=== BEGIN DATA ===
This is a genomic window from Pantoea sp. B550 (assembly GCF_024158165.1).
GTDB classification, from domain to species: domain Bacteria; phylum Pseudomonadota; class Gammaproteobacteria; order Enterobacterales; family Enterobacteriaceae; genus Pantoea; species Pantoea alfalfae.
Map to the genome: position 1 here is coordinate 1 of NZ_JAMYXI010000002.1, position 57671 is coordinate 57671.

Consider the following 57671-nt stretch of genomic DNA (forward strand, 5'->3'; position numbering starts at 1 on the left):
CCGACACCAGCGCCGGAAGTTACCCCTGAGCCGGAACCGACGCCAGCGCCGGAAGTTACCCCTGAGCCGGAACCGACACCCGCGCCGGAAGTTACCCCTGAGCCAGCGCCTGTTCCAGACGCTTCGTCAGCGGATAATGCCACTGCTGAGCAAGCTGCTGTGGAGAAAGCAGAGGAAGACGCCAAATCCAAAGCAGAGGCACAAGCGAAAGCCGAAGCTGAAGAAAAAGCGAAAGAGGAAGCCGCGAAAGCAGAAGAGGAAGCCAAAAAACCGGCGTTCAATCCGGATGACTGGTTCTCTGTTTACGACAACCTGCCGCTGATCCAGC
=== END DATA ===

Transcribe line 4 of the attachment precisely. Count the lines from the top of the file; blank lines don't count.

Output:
Consider the following 57671-nt stretch of genomic DNA (forward strand, 5'->3'; position numbering starts at 1 on the left):